To integrate into the following: technology adoption life cycle; Gartner hype cycle
Making and Discuss Predictions with Trajectories
Let's apply the following to:
. . . Topics of your choice
or, as other examples -
. . . Cars of the future
. . . Going to college in the future
. . . The lowly(?) pencil
Method: Trajectories of change
. . . in the short term, change appears linear
Last year you had 1 or 2 compact fluorescent bulbs
This year you will "probably have 1-2 more"
In the longer term, change looks exponential
. . . you start with 1-2, but after a couple of years you've got a bunch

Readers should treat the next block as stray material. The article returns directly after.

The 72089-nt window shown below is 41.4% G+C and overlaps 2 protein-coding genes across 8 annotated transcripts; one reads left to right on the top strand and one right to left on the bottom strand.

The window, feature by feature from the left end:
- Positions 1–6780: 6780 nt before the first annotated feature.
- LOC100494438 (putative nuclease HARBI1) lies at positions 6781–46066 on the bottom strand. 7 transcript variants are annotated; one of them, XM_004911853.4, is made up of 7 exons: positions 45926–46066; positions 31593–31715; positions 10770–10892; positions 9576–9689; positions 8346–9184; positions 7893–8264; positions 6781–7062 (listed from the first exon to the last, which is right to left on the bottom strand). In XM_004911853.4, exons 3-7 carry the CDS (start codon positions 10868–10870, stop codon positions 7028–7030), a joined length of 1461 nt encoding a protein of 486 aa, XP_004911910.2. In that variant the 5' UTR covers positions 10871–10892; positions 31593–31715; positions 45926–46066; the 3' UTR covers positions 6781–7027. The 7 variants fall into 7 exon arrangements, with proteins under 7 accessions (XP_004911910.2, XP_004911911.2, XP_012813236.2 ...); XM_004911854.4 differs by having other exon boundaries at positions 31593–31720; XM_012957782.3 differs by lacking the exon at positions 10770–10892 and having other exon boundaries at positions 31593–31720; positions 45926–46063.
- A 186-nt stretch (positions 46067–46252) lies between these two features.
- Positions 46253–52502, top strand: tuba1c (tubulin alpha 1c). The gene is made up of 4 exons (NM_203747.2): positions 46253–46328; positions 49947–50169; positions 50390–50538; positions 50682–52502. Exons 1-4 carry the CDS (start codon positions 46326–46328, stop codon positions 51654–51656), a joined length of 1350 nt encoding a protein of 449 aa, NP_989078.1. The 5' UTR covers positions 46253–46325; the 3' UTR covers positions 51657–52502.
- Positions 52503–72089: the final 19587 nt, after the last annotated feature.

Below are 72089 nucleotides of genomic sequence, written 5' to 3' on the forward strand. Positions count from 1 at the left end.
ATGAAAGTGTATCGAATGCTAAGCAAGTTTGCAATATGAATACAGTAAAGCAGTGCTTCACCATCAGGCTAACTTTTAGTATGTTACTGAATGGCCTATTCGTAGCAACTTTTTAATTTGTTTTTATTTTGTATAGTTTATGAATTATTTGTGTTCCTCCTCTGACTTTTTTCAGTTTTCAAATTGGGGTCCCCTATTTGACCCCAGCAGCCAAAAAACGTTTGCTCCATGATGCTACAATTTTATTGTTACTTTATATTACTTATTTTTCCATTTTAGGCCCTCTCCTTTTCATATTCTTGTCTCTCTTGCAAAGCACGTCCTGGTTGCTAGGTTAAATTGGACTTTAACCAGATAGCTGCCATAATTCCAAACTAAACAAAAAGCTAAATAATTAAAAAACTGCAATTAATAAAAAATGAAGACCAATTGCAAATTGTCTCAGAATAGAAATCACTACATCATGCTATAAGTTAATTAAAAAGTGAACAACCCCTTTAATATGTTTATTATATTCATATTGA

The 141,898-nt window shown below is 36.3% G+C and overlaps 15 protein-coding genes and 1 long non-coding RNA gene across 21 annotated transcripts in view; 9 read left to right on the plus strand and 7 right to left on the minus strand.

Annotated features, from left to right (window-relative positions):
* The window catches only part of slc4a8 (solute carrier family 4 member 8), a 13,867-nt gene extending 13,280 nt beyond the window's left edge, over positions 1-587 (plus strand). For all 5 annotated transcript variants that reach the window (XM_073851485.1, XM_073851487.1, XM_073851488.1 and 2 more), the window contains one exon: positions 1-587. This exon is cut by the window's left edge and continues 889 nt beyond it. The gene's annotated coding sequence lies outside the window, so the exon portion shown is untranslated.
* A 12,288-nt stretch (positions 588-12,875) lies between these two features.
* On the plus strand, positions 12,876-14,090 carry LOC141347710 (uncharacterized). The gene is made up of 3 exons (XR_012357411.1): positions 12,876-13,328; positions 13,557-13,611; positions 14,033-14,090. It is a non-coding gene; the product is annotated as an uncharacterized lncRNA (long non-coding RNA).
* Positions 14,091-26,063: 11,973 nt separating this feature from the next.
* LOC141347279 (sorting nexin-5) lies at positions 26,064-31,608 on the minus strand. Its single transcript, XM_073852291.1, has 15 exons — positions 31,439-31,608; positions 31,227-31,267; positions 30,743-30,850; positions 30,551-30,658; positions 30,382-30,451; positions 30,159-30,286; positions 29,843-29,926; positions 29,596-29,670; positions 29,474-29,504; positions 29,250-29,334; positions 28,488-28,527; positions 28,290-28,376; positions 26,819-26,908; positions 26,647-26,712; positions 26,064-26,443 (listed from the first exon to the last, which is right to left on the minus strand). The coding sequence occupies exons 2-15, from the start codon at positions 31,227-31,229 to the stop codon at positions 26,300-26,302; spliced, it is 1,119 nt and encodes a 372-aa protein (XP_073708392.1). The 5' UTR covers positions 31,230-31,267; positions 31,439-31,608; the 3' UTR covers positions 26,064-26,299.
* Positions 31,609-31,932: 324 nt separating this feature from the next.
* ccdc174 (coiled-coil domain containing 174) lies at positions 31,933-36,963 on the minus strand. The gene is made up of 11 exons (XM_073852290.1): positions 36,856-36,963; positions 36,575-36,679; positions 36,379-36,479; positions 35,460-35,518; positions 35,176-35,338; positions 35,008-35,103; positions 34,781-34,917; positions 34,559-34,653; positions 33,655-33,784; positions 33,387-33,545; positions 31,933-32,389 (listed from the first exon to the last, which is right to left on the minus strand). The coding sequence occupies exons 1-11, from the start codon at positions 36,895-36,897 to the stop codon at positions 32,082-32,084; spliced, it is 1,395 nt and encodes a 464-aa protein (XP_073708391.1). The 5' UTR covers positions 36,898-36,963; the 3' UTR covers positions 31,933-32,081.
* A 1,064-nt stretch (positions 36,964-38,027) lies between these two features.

. . . change accelerates, in this case
. . . if you look at an exponential curve with a microscope, what does it look like?
. . . "Exponential": complicated word, tricky math, simple concept
. . . . . . goes up faster and faster
. . . . . . has a doubling time
Exponential curves explained
. . . Suppose something doubles every 3 years
. . . Popular example: computer CPU complexity doubles every 2 years
. . . new value after t years is original value v times 2^(t/3)
. . . f(t)=to * 2^(t/3)
. . . . . . where does the "doubles" appear?
. . . . . . where does the "every 3 years appear?
. . . . . . so it works for any factor of increase and any time constant
Longer term, things "Level Off": the S-curve
Also called "logistic curve"
Sort of "linear" early on
Then looks "exponential"
Then levels off
Do you think an even longer-term view will look like a plateau curve?
Think about pencils, compact fluorescents, and college, etc., etc.